Rocher, also the mayor of La Gacilly, decided to do something for them. This was when he asked some photo agencies to send him a few images telling stories from around the world. He placed them in a public space to make it easy for everyone, and that’s how the festival in La Gacilly, France, was born. 2023 will be the 20th anniversary of the festival, which in 2021 attracted 324,000 visitors over 22 exhibitions.
In 2018 a copy of the festival took root in Baden, Austria. Lammerhuber, who has known Rocher since 2012 (met at Visa pour l’image: International Festival of Photojournalism in Perpignan, France), visited La Gacilly Photo in 2017 and was very impressed by the show, which had Africa as the theme.
“I saw it, I loved it, and I thought my God, I would like to have it in my town,” remembers Lammerhuber, who worked for most of his life for GEO magazine in Germany as a photojournalist. “This would work so well. At that moment, I knew that the festival would not travel. The festival is in one location all the time with one program, no changes, one set state, forget about it. But the evening came, and I had a chance to speak with Jacques. I remember our conversation very well, sitting next to each other at dinner.
“I said, Jacques, you know Art Basel, and he did not even look at me. And you know Art Basel Miami [Beach], he did not respond either, and you know La Gacilly. He looked at me like I was a madman. But you do not know La Gacilly-Baden. I still remember he had a spoon in his mouth and turned it around 50 times, making it cleaner than a dishwasher to save himself some time to think. And finally, he put the spoon down next to his plate, looked at me and put his arms at rest on the table, and said, ‘You think?’ I said, ‘Yes, I think, I mean it.’ ‘OK,’ says Jacques, ‘let’s think about it.’ And so, it [the Baden Photo Festival] started [the next year].”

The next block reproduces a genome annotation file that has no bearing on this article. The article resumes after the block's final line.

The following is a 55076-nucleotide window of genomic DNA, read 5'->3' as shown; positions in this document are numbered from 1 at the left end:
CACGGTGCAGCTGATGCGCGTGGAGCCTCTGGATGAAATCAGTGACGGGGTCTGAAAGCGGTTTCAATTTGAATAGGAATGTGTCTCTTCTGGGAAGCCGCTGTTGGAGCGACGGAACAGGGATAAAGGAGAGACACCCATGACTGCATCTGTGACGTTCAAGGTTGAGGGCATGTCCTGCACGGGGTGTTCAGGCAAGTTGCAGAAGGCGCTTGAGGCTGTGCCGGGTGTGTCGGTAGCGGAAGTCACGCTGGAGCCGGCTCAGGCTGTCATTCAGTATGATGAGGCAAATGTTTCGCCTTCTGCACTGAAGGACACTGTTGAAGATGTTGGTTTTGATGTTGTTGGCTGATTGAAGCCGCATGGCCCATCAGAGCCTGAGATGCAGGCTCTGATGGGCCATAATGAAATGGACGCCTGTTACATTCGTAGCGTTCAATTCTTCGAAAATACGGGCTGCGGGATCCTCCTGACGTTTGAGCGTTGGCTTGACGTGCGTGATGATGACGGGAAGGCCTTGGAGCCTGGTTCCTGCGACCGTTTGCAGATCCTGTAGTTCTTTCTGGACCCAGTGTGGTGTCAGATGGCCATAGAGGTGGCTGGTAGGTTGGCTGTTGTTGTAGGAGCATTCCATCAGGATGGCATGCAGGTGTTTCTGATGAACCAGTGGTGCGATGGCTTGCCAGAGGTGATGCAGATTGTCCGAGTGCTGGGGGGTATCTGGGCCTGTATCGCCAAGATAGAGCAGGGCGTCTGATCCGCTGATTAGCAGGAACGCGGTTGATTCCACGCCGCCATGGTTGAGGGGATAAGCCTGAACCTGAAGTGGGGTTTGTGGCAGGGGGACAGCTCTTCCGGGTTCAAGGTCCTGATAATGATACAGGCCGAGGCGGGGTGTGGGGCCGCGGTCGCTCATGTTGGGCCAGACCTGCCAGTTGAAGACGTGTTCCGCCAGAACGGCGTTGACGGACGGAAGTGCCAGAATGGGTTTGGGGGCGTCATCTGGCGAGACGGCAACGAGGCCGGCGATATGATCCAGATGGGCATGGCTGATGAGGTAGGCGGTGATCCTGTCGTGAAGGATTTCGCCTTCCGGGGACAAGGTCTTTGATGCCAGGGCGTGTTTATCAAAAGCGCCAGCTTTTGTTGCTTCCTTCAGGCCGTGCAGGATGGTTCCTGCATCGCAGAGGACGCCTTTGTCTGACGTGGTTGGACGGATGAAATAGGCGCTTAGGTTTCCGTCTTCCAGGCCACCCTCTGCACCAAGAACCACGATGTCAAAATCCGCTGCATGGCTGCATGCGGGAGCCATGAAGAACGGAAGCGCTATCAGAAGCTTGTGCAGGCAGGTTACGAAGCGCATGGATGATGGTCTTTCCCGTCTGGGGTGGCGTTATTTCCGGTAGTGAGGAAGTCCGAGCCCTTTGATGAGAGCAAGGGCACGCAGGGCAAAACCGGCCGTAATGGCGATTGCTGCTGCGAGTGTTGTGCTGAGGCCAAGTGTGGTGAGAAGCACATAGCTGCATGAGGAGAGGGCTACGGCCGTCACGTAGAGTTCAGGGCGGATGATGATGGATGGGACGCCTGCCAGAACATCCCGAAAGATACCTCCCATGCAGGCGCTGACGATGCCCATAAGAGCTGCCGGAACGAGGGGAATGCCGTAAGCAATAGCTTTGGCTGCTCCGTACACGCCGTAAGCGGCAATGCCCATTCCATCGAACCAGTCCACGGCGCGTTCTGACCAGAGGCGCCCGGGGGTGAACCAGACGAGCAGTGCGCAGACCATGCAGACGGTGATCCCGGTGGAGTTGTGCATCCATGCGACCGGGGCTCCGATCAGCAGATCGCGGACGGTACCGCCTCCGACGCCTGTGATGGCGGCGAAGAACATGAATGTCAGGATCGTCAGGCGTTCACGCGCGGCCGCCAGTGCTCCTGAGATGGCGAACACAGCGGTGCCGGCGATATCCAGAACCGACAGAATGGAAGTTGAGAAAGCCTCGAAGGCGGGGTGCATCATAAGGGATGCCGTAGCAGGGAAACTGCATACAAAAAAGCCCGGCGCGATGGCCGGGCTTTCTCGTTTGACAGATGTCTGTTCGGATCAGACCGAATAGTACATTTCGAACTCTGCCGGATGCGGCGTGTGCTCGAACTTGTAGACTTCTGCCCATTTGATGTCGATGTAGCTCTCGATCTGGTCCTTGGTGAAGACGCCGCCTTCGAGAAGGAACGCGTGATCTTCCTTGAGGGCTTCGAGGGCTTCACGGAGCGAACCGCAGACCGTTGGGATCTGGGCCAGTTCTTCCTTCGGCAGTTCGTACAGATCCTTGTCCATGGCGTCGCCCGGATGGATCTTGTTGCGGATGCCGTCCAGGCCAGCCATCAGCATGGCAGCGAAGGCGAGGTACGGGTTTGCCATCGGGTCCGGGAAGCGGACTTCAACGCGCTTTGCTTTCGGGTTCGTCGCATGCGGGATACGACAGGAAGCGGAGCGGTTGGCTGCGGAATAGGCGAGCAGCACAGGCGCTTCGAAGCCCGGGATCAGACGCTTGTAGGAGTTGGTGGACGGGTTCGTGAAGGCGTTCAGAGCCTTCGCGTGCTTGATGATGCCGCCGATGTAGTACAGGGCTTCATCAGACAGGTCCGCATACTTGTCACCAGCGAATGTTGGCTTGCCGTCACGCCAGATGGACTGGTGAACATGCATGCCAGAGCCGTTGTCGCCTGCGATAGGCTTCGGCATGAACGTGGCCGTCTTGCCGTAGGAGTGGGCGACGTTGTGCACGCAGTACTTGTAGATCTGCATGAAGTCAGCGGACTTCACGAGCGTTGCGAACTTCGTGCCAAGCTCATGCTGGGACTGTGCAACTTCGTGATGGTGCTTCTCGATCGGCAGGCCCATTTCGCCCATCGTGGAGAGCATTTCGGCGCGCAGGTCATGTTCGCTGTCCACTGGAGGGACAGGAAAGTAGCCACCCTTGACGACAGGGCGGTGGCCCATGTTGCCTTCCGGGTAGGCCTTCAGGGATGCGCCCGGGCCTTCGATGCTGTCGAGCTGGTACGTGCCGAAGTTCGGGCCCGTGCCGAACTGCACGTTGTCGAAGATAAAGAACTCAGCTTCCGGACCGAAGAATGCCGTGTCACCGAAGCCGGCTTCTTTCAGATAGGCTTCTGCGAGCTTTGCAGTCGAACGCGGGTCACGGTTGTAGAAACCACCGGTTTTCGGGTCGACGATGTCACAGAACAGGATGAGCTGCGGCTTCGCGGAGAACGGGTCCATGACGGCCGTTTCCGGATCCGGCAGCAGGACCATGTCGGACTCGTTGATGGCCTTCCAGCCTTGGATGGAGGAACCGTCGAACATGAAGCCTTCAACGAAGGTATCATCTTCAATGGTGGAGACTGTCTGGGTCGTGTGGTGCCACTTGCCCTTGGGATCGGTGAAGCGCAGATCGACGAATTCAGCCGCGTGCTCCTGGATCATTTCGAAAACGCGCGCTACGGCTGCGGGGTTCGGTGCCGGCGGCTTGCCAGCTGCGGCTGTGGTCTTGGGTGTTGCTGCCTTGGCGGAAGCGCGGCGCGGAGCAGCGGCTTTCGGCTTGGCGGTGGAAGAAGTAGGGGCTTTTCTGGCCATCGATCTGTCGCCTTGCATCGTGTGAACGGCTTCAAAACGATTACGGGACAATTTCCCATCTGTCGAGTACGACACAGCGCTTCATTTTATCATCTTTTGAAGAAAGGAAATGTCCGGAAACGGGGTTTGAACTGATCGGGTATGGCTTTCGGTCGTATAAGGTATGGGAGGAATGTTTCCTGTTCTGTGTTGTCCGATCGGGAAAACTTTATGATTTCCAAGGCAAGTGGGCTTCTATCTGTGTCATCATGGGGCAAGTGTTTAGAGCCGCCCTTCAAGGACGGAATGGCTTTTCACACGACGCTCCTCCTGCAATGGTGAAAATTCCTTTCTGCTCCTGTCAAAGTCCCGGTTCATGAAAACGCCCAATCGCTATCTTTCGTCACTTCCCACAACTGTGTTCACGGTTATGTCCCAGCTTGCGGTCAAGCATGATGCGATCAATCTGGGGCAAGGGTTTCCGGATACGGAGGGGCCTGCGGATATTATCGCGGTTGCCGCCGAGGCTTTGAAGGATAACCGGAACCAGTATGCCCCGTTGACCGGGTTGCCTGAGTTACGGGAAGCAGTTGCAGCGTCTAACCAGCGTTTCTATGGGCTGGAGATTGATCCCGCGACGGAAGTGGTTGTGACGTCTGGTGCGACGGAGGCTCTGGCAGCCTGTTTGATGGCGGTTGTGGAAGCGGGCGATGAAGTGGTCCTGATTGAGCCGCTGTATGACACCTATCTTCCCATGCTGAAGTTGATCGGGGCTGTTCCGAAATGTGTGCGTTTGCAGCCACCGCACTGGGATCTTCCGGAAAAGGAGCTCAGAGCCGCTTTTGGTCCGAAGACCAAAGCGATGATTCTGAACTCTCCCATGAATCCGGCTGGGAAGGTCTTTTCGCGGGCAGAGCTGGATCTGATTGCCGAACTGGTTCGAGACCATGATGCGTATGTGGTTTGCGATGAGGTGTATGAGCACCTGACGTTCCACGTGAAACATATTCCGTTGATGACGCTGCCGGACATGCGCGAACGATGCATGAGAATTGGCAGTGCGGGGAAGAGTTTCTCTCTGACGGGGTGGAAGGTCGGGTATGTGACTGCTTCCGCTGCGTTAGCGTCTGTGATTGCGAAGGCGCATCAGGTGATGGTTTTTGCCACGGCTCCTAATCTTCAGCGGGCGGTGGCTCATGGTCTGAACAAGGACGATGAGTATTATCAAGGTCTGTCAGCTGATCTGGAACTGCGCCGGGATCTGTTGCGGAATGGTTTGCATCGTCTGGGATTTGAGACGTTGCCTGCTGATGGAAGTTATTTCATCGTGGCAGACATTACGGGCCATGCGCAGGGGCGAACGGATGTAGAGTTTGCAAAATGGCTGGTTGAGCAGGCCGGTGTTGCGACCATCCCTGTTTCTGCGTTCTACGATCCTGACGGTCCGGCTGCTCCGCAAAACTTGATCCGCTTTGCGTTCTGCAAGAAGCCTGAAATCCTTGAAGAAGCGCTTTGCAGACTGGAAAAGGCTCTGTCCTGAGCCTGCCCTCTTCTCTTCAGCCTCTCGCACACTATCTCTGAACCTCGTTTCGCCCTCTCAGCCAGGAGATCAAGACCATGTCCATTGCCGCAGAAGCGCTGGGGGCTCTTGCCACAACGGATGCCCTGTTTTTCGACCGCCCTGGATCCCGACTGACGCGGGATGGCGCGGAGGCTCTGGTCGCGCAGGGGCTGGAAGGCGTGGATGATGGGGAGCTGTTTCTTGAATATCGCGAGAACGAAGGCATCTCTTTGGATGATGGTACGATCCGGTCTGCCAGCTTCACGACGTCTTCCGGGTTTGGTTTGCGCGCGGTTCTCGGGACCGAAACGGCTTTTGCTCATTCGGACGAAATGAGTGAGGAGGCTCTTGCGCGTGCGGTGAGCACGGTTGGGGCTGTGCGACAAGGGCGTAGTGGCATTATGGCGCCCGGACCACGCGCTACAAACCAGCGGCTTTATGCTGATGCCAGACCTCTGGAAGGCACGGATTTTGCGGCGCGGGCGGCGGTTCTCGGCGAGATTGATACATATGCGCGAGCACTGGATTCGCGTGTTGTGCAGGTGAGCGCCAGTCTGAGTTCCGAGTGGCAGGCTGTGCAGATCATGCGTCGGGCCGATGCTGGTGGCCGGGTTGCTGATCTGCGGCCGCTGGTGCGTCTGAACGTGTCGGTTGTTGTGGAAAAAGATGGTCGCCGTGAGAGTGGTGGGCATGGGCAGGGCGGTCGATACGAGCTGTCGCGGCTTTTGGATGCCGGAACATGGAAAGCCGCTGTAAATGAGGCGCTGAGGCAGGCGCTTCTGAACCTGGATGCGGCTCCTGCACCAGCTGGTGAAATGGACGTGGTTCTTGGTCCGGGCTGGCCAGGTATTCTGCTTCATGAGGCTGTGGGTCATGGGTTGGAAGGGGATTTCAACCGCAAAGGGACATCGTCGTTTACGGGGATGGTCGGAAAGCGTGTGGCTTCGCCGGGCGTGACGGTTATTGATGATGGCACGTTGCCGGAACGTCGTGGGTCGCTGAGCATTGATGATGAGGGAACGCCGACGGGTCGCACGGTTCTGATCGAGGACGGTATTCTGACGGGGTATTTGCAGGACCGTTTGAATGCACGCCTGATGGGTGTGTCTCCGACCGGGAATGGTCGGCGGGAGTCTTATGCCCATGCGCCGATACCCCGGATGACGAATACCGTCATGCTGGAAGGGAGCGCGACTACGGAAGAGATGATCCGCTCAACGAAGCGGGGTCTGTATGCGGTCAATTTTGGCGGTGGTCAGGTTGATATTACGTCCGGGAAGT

This festival is different from all other photo festivals in that it does not have a director’s program but a manifest. The difference is that if you exchange a director, you get a new program. If you change everyone at La Gacilly, you will have the same program as it is chiseled in stone, says the director.
Pascal Maitre, the French National Geographic photojournalist who specializes in Africa, tells Lammerhuber that around 100 publishers told him that they would like to do a book with him. After 20 minutes with each of them, Maitre says it became clear to him that they “want my photographs, but they do not want me.”